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Harel is a co-founder of the Viola Group; one of the original co-founders of Carmel Ventures and the founder of Viola Growth, where he serves as general partner.
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Never do the work!

By February 01, 2017

All technology growth companies are faced with the need to scale their organization in order to execute on the opportunity they have identified or created. Scaling the organization involves the ongoing modification of team, organization and processes; doing so also requires ongoing upgrade of infrastructure and methods.

I would like to focus on a practical dilemma; should the CEO focus on building the right management team? Or should they involve themselves in “doing the work” i.e. stepping in to assist a team member in their on-going tasks?

In a growth stage company every member of the management team is constantly challenged with things they have never experienced before; a typical CEO will coach his or her management team members as they face these challenges in order to assist them in scaling.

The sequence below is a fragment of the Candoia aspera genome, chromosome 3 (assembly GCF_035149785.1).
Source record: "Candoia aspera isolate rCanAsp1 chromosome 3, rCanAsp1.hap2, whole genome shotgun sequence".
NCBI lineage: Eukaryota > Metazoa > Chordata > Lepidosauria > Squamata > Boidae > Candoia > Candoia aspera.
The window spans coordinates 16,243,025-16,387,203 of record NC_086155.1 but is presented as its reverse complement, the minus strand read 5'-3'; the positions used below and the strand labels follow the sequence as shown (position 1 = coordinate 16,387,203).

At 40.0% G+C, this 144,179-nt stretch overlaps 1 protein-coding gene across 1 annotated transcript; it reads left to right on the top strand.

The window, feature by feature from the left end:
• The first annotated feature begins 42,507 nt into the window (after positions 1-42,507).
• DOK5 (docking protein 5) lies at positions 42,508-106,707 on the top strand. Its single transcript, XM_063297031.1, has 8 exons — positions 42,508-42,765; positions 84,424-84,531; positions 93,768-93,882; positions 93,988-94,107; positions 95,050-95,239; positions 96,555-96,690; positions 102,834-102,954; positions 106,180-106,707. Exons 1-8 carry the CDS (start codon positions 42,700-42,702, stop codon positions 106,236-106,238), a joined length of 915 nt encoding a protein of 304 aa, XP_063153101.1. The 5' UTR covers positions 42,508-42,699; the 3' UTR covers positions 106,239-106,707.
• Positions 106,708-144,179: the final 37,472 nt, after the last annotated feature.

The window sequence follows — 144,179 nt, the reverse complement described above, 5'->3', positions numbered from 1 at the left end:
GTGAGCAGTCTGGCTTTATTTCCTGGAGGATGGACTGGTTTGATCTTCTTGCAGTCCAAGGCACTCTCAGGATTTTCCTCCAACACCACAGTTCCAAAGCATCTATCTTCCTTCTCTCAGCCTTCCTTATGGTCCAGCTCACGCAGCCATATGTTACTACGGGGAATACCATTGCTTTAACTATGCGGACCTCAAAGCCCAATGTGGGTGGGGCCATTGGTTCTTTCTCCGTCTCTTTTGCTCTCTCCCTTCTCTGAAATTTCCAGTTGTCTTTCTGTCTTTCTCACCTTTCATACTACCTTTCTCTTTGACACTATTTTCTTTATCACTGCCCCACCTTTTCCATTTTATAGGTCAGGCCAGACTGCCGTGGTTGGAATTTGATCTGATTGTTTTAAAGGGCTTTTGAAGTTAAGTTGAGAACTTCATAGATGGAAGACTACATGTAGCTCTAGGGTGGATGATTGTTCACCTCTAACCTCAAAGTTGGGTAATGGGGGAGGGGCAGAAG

People that are on the team have tremendous advantage, they have been there for a while, they have domain knowledge, they have seen what works and what doesn’t; more than that they are part of the fabric of the company and are usually highly committed. The CEO should do his or her utmost to help them succeed but the CEO being cognizant of the growing needs of the organization must be crisp in determining whether an executive can scale fast enough and grow together with the company. A laggard will put the company and the whole team at risk.

When you as a CEO identify such weakness and you have exhausted attempts to develop and coach such an individual, I believe you should do the following: search for a replacement immediately, internally or externally. You should attempt to find an alternative position for the departing executive but under no circumstances should you start to do his or her job, hiring subordinates, executing tasks etc. If you fail to refrain from diving into a specific part of the business you will end up assembling a team that may not be to the liking of the eventual leader you will hire, and this will contribute to frustration, turnover, loss of knowledge and resources, and will affect the company’s performance. It may also distract you from your real job as the leader of the company. These kinds of decisions are not easy to make, and timing is of the essence in such situations.

The Board and the CEO are the owners of the big picture: the opportunity, the value proposition, the strategy to monetize it, the execution plan and financing. The Board and the CEO should never resort to doing the work.

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